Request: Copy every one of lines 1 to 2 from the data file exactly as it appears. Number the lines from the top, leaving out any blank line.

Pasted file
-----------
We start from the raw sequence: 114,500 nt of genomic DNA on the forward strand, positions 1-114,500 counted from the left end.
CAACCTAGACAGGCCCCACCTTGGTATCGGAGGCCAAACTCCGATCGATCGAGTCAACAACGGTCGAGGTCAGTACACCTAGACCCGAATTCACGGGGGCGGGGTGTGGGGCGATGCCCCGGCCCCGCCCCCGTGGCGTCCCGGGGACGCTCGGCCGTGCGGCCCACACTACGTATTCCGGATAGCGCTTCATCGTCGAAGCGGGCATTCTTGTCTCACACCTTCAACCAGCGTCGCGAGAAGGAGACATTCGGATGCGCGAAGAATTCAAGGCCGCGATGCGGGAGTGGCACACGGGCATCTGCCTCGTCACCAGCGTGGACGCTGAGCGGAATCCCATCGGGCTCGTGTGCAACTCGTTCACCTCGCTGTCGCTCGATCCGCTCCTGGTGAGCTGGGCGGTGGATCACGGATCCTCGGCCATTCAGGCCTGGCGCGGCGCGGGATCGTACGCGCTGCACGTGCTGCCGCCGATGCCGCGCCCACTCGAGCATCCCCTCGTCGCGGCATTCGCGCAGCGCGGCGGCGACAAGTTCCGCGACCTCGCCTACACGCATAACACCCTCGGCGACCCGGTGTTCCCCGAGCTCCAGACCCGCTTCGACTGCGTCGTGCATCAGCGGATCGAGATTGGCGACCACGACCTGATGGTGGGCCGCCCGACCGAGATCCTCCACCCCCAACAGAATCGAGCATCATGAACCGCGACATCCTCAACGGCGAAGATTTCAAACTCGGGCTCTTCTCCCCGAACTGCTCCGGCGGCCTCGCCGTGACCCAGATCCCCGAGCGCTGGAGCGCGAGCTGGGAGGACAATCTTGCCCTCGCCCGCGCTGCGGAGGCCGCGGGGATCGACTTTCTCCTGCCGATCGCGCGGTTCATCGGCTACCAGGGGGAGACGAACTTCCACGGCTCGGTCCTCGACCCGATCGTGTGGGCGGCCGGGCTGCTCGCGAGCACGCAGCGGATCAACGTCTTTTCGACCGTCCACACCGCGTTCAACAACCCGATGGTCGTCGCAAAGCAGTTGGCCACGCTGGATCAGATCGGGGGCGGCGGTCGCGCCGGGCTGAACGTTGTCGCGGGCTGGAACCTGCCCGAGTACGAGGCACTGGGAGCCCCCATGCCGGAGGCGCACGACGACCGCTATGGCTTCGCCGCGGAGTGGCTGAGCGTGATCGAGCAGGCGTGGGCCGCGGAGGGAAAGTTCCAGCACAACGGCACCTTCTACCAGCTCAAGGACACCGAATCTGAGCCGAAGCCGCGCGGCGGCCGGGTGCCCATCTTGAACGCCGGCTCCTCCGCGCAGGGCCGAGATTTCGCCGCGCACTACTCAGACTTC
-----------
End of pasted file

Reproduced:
We start from the raw sequence: 114,500 nt of genomic DNA on the forward strand, positions 1-114,500 counted from the left end.
CAACCTAGACAGGCCCCACCTTGGTATCGGAGGCCAAACTCCGATCGATCGAGTCAACAACGGTCGAGGTCAGTACACCTAGACCCGAATTCACGGGGGCGGGGTGTGGGGCGATGCCCCGGCCCCGCCCCCGTGGCGTCCCGGGGACGCTCGGCCGTGCGGCCCACACTACGTATTCCGGATAGCGCTTCATCGTCGAAGCGGGCATTCTTGTCTCACACCTTCAACCAGCGTCGCGAGAAGGAGACATTCGGATGCGCGAAGAATTCAAGGCCGCGATGCGGGAGTGGCACACGGGCATCTGCCTCGTCACCAGCGTGGACGCTGAGCGGAATCCCATCGGGCTCGTGTGCAACTCGTTCACCTCGCTGTCGCTCGATCCGCTCCTGGTGAGCTGGGCGGTGGATCACGGATCCTCGGCCATTCAGGCCTGGCGCGGCGCGGGATCGTACGCGCTGCACGTGCTGCCGCCGATGCCGCGCCCACTCGAGCATCCCCTCGTCGCGGCATTCGCGCAGCGCGGCGGCGACAAGTTCCGCGACCTCGCCTACACGCATAACACCCTCGGCGACCCGGTGTTCCCCGAGCTCCAGACCCGCTTCGACTGCGTCGTGCATCAGCGGATCGAGATTGGCGACCACGACCTGATGGTGGGCCGCCCGACCGAGATCCTCCACCCCCAACAGAATCGAGCATCATGAACCGCGACATCCTCAACGGCGAAGATTTCAAACTCGGGCTCTTCTCCCCGAACTGCTCCGGCGGCCTCGCCGTGACCCAGATCCCCGAGCGCTGGAGCGCGAGCTGGGAGGACAATCTTGCCCTCGCCCGCGCTGCGGAGGCCGCGGGGATCGACTTTCTCCTGCCGATCGCGCGGTTCATCGGCTACCAGGGGGAGACGAACTTCCACGGCTCGGTCCTCGACCCGATCGTGTGGGCGGCCGGGCTGCTCGCGAGCACGCAGCGGATCAACGTCTTTTCGACCGTCCACACCGCGTTCAACAACCCGATGGTCGTCGCAAAGCAGTTGGCCACGCTGGATCAGATCGGGGGCGGCGGTCGCGCCGGGCTGAACGTTGTCGCGGGCTGGAACCTGCCCGAGTACGAGGCACTGGGAGCCCCCATGCCGGAGGCGCACGACGACCGCTATGGCTTCGCCGCGGAGTGGCTGAGCGTGATCGAGCAGGCGTGGGCCGCGGAGGGAAAGTTCCAGCACAACGGCACCTTCTACCAGCTCAAGGACACCGAATCTGAGCCGAAGCCGCGCGGCGGCCGGGTGCCCATCTTGAACGCCGGCTCCTCCGCGCAGGGCCGAGATTTCGCCGCGCACTACTCAGACTTC